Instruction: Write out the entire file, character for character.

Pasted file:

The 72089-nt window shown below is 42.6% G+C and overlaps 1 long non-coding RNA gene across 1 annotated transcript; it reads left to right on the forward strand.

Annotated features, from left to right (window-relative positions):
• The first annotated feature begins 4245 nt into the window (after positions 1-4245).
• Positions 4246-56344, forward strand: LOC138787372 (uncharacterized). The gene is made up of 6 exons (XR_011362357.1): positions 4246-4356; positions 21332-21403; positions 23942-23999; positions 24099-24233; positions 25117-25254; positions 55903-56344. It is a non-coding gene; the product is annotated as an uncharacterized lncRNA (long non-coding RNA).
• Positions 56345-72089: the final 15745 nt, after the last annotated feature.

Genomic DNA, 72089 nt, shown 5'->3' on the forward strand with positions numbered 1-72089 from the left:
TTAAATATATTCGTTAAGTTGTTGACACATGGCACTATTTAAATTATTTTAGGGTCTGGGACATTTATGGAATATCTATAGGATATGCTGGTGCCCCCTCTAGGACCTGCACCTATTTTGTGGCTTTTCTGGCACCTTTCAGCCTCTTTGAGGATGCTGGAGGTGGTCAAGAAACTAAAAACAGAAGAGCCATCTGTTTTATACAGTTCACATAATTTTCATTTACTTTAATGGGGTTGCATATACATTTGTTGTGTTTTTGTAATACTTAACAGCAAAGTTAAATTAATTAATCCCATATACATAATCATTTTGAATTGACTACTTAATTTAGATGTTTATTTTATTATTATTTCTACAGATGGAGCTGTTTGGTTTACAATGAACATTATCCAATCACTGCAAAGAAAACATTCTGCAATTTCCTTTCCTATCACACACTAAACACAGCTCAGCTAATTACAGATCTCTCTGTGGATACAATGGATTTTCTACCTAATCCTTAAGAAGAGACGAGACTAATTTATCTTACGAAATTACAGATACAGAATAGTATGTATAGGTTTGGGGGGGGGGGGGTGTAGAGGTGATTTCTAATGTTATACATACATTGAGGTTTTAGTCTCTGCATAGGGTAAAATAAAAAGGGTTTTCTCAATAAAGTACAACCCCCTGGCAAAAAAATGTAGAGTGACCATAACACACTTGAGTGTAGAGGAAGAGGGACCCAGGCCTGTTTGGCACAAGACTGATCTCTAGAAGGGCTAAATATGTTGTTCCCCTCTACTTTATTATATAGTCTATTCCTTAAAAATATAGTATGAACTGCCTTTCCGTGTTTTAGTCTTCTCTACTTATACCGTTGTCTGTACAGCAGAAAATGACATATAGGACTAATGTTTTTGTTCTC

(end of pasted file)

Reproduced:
The 72089-nt window shown below is 42.6% G+C and overlaps 1 long non-coding RNA gene across 1 annotated transcript; it reads left to right on the forward strand.

Annotated features, from left to right (window-relative positions):
• The first annotated feature begins 4245 nt into the window (after positions 1-4245).
• Positions 4246-56344, forward strand: LOC138787372 (uncharacterized). The gene is made up of 6 exons (XR_011362357.1): positions 4246-4356; positions 21332-21403; positions 23942-23999; positions 24099-24233; positions 25117-25254; positions 55903-56344. It is a non-coding gene; the product is annotated as an uncharacterized lncRNA (long non-coding RNA).
• Positions 56345-72089: the final 15745 nt, after the last annotated feature.

Genomic DNA, 72089 nt, shown 5'->3' on the forward strand with positions numbered 1-72089 from the left:
TTAAATATATTCGTTAAGTTGTTGACACATGGCACTATTTAAATTATTTTAGGGTCTGGGACATTTATGGAATATCTATAGGATATGCTGGTGCCCCCTCTAGGACCTGCACCTATTTTGTGGCTTTTCTGGCACCTTTCAGCCTCTTTGAGGATGCTGGAGGTGGTCAAGAAACTAAAAACAGAAGAGCCATCTGTTTTATACAGTTCACATAATTTTCATTTACTTTAATGGGGTTGCATATACATTTGTTGTGTTTTTGTAATACTTAACAGCAAAGTTAAATTAATTAATCCCATATACATAATCATTTTGAATTGACTACTTAATTTAGATGTTTATTTTATTATTATTTCTACAGATGGAGCTGTTTGGTTTACAATGAACATTATCCAATCACTGCAAAGAAAACATTCTGCAATTTCCTTTCCTATCACACACTAAACACAGCTCAGCTAATTACAGATCTCTCTGTGGATACAATGGATTTTCTACCTAATCCTTAAGAAGAGACGAGACTAATTTATCTTACGAAATTACAGATACAGAATAGTATGTATAGGTTTGGGGGGGGGGGGGTGTAGAGGTGATTTCTAATGTTATACATACATTGAGGTTTTAGTCTCTGCATAGGGTAAAATAAAAAGGGTTTTCTCAATAAAGTACAACCCCCTGGCAAAAAAATGTAGAGTGACCATAACACACTTGAGTGTAGAGGAAGAGGGACCCAGGCCTGTTTGGCACAAGACTGATCTCTAGAAGGGCTAAATATGTTGTTCCCCTCTACTTTATTATATAGTCTATTCCTTAAAAATATAGTATGAACTGCCTTTCCGTGTTTTAGTCTTCTCTACTTATACCGTTGTCTGTACAGCAGAAAATGACATATAGGACTAATGTTTTTGTTCTC